NATO Air Forces Conduct Aerial Combat Drills Over Estonia

This week Czech Gripen fighter pilots also practice air-to-air refueling with an A-330 tanker.

Polish F-16 fighters are joined by French Mirage 2000-5 fighters and conduct aerial combat maneuvers, also known as “2v2 drills.” [Courtesy: NATO/Arnaud Chamberlin]

NATO allied air forces practiced refueling, close formation flights, and aerial combat drills in Europe this week. 

The training comes as more warnings emerged that NATO's eastern flank faces potential conflict with Russia within the next decade. Speaking this week in Poland, Estonia Foreign Minister Margus Tsahkna said that allied forces have about three or four years to strengthen its defenses before Russia prepares a "test for NATO," the Associated Press reported. Estonia,  Lithuania, and Latvia are thought to be potential targets should Russia attempt an attack on an allied country.

On Tuesday, French and Polish aircrews conducting Baltic air policing for NATO began a two-day exercise of training sorties over Estonia, according to NATO air command.  

During the exercise, Polish F-16 fighter jets and a Polish Air Force C-295 tactical transport aircraft departed from Ämari Air Base in Harjumaa, Estonia, and were joined by French Mirage 2000 fighter jets for "2v2" aerial combat maneuvers. The French fighters are stationed at Šiauliai Air Base, Lithuania.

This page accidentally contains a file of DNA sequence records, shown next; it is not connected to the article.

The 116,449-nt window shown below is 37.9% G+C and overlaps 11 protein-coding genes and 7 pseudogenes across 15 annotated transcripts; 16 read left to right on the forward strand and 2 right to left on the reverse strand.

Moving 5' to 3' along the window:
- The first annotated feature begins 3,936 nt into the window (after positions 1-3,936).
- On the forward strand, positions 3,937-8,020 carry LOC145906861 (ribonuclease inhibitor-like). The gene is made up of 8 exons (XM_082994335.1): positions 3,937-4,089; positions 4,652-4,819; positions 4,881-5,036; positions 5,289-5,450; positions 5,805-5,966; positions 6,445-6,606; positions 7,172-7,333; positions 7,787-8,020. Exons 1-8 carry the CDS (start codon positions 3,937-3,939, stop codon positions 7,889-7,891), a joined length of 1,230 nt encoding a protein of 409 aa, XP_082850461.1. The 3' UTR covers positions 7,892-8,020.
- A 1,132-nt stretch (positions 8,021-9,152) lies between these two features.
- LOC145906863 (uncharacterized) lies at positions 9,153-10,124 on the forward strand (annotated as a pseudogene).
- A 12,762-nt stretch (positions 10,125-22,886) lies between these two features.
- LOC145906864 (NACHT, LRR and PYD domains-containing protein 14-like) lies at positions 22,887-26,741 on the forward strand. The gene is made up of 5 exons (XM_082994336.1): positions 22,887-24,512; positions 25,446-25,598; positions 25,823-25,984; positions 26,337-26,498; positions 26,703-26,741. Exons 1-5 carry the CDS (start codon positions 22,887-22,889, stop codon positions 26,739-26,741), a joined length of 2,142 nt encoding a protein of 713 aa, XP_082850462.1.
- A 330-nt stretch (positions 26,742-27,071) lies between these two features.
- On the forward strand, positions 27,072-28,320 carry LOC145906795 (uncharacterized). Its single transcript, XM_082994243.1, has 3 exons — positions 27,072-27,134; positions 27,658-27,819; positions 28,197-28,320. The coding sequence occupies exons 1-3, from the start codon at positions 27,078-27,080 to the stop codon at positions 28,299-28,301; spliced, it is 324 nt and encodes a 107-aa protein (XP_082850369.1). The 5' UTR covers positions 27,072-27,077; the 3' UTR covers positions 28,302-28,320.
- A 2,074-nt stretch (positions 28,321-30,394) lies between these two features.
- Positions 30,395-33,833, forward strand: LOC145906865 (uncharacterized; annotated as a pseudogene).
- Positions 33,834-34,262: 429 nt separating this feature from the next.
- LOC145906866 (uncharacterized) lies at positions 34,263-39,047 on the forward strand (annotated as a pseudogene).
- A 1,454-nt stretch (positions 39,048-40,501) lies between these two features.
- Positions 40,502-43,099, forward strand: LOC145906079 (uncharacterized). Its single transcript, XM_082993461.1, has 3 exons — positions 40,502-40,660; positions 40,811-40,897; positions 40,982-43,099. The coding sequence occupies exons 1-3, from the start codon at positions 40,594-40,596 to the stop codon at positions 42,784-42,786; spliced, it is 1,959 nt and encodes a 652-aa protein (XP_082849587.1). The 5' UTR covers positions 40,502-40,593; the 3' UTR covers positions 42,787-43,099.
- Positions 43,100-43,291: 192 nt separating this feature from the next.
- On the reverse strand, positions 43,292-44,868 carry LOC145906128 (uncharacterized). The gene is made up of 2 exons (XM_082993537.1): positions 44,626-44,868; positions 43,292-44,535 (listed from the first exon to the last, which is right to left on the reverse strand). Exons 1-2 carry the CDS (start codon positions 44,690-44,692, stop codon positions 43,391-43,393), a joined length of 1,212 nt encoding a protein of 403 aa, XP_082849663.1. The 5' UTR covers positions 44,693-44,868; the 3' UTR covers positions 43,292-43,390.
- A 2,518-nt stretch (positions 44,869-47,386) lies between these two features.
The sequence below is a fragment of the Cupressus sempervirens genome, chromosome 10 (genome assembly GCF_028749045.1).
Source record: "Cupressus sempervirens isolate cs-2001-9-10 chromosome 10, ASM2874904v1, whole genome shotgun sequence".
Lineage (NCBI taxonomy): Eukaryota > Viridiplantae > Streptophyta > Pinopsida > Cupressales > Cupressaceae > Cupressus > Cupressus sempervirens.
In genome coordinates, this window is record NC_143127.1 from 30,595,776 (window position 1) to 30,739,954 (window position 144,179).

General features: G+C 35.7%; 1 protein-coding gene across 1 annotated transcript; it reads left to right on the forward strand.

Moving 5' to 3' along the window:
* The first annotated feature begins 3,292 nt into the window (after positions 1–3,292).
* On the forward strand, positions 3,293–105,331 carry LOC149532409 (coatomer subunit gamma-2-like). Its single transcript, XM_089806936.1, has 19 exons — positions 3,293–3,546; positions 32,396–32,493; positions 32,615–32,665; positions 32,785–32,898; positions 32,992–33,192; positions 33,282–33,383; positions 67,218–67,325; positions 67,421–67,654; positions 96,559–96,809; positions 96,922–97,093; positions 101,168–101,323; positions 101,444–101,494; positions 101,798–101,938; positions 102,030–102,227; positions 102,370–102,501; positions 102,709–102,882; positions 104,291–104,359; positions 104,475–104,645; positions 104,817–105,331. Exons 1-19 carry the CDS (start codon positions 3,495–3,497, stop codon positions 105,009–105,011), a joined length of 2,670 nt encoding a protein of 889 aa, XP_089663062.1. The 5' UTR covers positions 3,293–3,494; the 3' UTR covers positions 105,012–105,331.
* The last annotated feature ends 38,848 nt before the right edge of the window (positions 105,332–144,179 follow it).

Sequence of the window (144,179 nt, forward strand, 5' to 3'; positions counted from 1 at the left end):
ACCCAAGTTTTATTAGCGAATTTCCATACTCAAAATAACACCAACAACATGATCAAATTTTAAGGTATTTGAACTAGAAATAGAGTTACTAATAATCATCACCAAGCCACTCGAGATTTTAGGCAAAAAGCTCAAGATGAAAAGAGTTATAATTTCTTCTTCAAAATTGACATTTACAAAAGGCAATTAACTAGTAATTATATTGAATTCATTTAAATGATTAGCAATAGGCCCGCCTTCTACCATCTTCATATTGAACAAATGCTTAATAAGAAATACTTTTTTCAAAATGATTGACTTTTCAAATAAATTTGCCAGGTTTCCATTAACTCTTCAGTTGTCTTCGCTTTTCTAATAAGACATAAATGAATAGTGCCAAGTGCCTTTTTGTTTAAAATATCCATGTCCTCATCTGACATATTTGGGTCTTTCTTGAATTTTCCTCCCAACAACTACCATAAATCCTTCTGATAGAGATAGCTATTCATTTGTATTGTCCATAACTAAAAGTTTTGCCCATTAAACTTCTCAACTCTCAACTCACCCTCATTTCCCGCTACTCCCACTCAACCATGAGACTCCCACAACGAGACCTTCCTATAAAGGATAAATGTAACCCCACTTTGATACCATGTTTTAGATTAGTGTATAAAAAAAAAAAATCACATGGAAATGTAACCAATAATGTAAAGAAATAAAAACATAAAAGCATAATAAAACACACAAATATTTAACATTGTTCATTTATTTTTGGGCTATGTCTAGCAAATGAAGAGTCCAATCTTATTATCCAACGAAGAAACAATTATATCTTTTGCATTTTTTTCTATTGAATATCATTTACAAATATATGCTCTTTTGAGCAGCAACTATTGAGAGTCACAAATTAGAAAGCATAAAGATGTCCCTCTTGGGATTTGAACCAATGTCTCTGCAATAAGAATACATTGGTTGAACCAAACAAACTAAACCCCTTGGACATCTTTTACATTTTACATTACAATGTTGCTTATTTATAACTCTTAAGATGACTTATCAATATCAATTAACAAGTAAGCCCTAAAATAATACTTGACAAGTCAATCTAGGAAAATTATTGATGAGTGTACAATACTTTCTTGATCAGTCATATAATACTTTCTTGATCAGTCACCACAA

“The training enables our pilots to integrate with their French counterparts,” said Lieutenant Colonel Michał Zloch, commander of the Polish F-16 detachment. “Beside ensuring 24/7 readiness for air policing sorties for the alliance over the three Baltic states, we are glad that training opportunities like these arise, and we regularly exploit them also with our French and Belgian colleagues. Moreover, such integrated training is also beneficial for aircraft controllers who make sure the training is conducted safely and professionally.”

Aerial Refueling Practice

This week, Czech Air Force fighter pilots in JAS-39 Gripens also trained in aerial refueling from a multinational tanker for the first time—a maneuver designed to extend the fighters’ operational range. 

During the dry-refueling, air-to-air training exercise, the pilots practiced the dry contact procedure with an A-330 Multi Role Tanker Transport (MRTT) from NATO's Multinational MRTT Unit based at Eindhoven Air Base, Netherlands.

"The maneuver requires a high degree of precision as the aircraft travels at a speed over 500 [kph], and the brim of the drogue is only several dozen centimeters from the jet’s cockpit," NATO Air Command said in a statement.

The experience builds upon the Gripen pilots' air-to-air refueling training with German A-400M, Italian KC-767, Swedish C-130 Hercules, and U.S. Air Force KC-135 tankers, according to a Czech Air Force official.

“Refueling with this aircraft is not significantly different from other tankers as the procedures are standardized and so is the refueling device," Lieutenant Colonel Vladimír Málek, commander of 211th Tactical Squadron, said in a statement. "However, this aircraft is the largest of all the aircraft for which we are qualified. This slightly changes the perspective when you move around the tanker.” 

Kimberly is managing editor of FLYING Digital.

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